Patchy Hair Loss – Alopecia Areata

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PATCHY HAIR LOSS – ALOPECIA AREATA 

What is Alopecia Areata?

It is a condition where a person loses hair in spots or patches from any part of the scalp or body.

What causes Alopecia Areata?

Alopecia Areata can be infectious or auto-immune in nature.

Infectious Alopecia Areata – Amongst various scalp infections, the one that causes hair loss in patches is Ringworm. Ringworm is a fungal infection that can occur anywhere on the body. Wherever it develops – on the scalp, beard or on the body, it causes circular patches of hair loss and is called Tinea Capitis. The fungus gets into the hair fibers in the affected area and these hairs become brittle and break off easily leaving a bald patch.

 

Infectious Alopecia Areata

Ringworm is contagious. It can be passed from one person to another by direct skin-to-skin contact. You can also catch ringworm through contact with contaminated items such as combs, unwashed clothing, pillow covers and shower or pool surfaces. You can catch it from pets that carry the fungus, and cats in particular are common carriers.

Treatment for ringworm varies depending on the particular fungus involved.

 

Auto-immune Alopecia Areata – In the auto-immune variety, the body’s immune system attacks and destroys its own hair follicles resulting in patchy hair loss. Unlike the ringworm infection, the auto-immune alopecia areata is not contagious.

In the auto-immune variety, the trigger could be an infection which can be fungal, viral or bacterial. The infection may not be severe but it makes the body produce certain antibodies. The function of these antibodies is to kill the infection but instead it starts destroying the hair follicles. From a localized area, the antibodies then circulate throughout the body causing widespread destruction of hair follicles.

It is not very clear as to why the immune system malfunctions in some people and not in others. But people with a family history are more likely to suffer from this condition. It can equally affect both men and women and is commonly found in people younger than 20.

Auto-immune Alopecia Areata has 2 types. One is the scarring alopecia in which the skin is thickened and scarred with loss of hair follicles. The second is the non-scarring alopecia wherein the hair strand is lost but the follicles are intact, making it the reversible type.

 

Scarring Alopecia

 

Non-scarring Alopecia

What is the course of Alopecia Areata?

The condition can be broken into 4 stages.

1) Stage of solitary patch – This is the best stage to treat and when dealt adequately most cases respond well allowing almost 100% re-growth.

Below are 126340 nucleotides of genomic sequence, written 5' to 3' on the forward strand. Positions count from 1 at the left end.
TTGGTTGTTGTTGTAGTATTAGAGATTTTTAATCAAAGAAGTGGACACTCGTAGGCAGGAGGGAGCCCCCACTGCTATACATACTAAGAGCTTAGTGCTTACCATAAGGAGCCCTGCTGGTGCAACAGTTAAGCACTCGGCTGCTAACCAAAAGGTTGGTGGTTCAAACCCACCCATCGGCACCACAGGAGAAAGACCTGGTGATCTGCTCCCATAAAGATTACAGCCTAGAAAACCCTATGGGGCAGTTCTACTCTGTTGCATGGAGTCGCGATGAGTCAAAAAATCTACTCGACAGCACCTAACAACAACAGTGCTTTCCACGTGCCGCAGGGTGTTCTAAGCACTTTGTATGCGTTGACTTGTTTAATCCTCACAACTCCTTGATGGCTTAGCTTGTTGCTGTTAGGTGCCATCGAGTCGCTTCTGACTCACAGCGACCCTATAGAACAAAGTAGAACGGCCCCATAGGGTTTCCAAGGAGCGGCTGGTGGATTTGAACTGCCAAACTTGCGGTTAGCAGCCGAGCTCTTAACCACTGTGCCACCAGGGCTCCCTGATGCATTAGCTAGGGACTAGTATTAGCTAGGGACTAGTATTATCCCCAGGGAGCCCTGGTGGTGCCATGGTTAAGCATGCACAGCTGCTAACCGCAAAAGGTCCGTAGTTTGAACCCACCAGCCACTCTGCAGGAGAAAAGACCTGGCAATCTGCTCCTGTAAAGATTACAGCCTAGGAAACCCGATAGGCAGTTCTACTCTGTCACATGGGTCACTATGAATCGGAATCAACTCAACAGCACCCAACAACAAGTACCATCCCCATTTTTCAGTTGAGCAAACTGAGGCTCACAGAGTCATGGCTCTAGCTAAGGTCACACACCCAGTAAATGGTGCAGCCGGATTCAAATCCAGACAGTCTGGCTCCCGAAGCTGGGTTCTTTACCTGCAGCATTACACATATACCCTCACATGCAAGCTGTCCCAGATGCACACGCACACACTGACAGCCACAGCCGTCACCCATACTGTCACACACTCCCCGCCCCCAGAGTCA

2) Stage of multiple patches – This is the next stage, where 3-4 patches co-exist. While recovery is still possible at this stage, the chances of full recovery start progressively decreasing from this stage onwards.

3) Stage of body hair loss – Along with hair loss on the head, in this stage there is considerable hair loss from other body parts like the beard, moustache, eyebrows, arms and legs.

4) Stage of complete hair loss – This is the last stage wherein there is total loss of hair from all over the body including from under-arms and private parts. It is called Alopecia Universalis.

 

What are the types of Alopecia Areata?

Alopecia Areata – The loss of hair in patches on the scalp or any part of the body is called Alopecia Areata.

 

Alopecia Areata on Scalp

 

Alopecia Areata on Beard

Alopecia Totalis – When it spreads on to the entire scalp, it is called Alopecia Totalis.

 

Alopecia Totalis

Alopecia Universalis – When it spreads on the skin of the entire body, it is called Alopecia Universalis.

 

Alopecia Universalis (note the loss of
eyebrows and eyelashes)

How is Alopecia Areata diagnosed?

Diagnosis is made on the basis of the presenting symptoms. Tricho Analysis shows small exclamation-mark hairs. Characteristic black dots which are the destroyed hairs in the hair follicle opening can also be seen.

What is the treatment for Alopecia Areata?

Treatment is depending on the type and cause of alopecia. The condition can run an erratic course with frequent recurrences and remissions. It can have a sudden onset starting with a single patch, overnight multiplying into multiple patches and can spread like wild fire leading to hair loss from all over body. For example, in a case of a young girl about the age of 18 years old, living in rural Karnataka, the condition started with a single bald patch on her scalp. In the next few days each time she washed or combed her hair, a chunk of hair strands around 1000-2000 hairs simple fell off, almost as if the hairs were glued to the scalp and the glue was wearing off. Within 3 months, from nearly having waist long hair, she ended up with complete hair loss, not a single strand of hair on any part of her body. This is the rapidity and suddenness with which this condition is seen. Most cases however are not severe, but the ability of this condition to spread or relapse even while on medication remains unmatched by any other hair disorder. Alopecia Areata in stages one and two shows the best response and as it spreads to the other parts of the body the chances of effective control come down.